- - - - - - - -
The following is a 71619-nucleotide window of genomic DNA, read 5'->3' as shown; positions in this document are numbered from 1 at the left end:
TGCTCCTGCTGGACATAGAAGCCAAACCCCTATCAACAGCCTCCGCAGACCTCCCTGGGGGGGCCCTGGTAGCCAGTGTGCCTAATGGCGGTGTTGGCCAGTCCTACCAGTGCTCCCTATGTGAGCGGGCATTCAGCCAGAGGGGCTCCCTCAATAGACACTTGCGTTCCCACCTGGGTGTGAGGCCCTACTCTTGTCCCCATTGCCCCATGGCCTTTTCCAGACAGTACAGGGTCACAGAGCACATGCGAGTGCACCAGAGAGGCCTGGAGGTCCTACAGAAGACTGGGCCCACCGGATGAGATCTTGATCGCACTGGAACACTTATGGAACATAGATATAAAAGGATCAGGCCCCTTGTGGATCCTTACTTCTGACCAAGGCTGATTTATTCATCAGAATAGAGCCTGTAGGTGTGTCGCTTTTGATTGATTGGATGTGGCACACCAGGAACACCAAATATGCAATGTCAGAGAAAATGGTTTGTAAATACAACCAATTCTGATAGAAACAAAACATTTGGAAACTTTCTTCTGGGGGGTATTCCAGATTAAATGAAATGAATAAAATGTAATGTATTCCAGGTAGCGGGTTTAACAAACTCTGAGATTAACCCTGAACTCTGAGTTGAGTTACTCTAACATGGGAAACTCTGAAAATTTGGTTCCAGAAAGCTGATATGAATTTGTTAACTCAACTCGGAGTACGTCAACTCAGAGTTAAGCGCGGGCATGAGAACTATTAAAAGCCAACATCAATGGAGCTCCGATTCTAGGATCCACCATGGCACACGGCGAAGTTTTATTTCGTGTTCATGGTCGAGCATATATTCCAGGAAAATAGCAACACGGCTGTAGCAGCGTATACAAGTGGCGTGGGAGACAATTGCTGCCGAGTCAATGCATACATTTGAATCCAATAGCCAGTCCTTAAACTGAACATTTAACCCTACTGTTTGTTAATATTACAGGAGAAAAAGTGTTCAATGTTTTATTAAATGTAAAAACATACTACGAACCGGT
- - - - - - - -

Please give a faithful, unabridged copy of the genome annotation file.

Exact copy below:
The following is a 71619-nucleotide window of genomic DNA, read 5'->3' as shown; positions in this document are numbered from 1 at the left end:
TGCTCCTGCTGGACATAGAAGCCAAACCCCTATCAACAGCCTCCGCAGACCTCCCTGGGGGGGCCCTGGTAGCCAGTGTGCCTAATGGCGGTGTTGGCCAGTCCTACCAGTGCTCCCTATGTGAGCGGGCATTCAGCCAGAGGGGCTCCCTCAATAGACACTTGCGTTCCCACCTGGGTGTGAGGCCCTACTCTTGTCCCCATTGCCCCATGGCCTTTTCCAGACAGTACAGGGTCACAGAGCACATGCGAGTGCACCAGAGAGGCCTGGAGGTCCTACAGAAGACTGGGCCCACCGGATGAGATCTTGATCGCACTGGAACACTTATGGAACATAGATATAAAAGGATCAGGCCCCTTGTGGATCCTTACTTCTGACCAAGGCTGATTTATTCATCAGAATAGAGCCTGTAGGTGTGTCGCTTTTGATTGATTGGATGTGGCACACCAGGAACACCAAATATGCAATGTCAGAGAAAATGGTTTGTAAATACAACCAATTCTGATAGAAACAAAACATTTGGAAACTTTCTTCTGGGGGGTATTCCAGATTAAATGAAATGAATAAAATGTAATGTATTCCAGGTAGCGGGTTTAACAAACTCTGAGATTAACCCTGAACTCTGAGTTGAGTTACTCTAACATGGGAAACTCTGAAAATTTGGTTCCAGAAAGCTGATATGAATTTGTTAACTCAACTCGGAGTACGTCAACTCAGAGTTAAGCGCGGGCATGAGAACTATTAAAAGCCAACATCAATGGAGCTCCGATTCTAGGATCCACCATGGCACACGGCGAAGTTTTATTTCGTGTTCATGGTCGAGCATATATTCCAGGAAAATAGCAACACGGCTGTAGCAGCGTATACAAGTGGCGTGGGAGACAATTGCTGCCGAGTCAATGCATACATTTGAATCCAATAGCCAGTCCTTAAACTGAACATTTAACCCTACTGTTTGTTAATATTACAGGAGAAAAAGTGTTCAATGTTTTATTAAATGTAAAAACATACTACGAACCGGT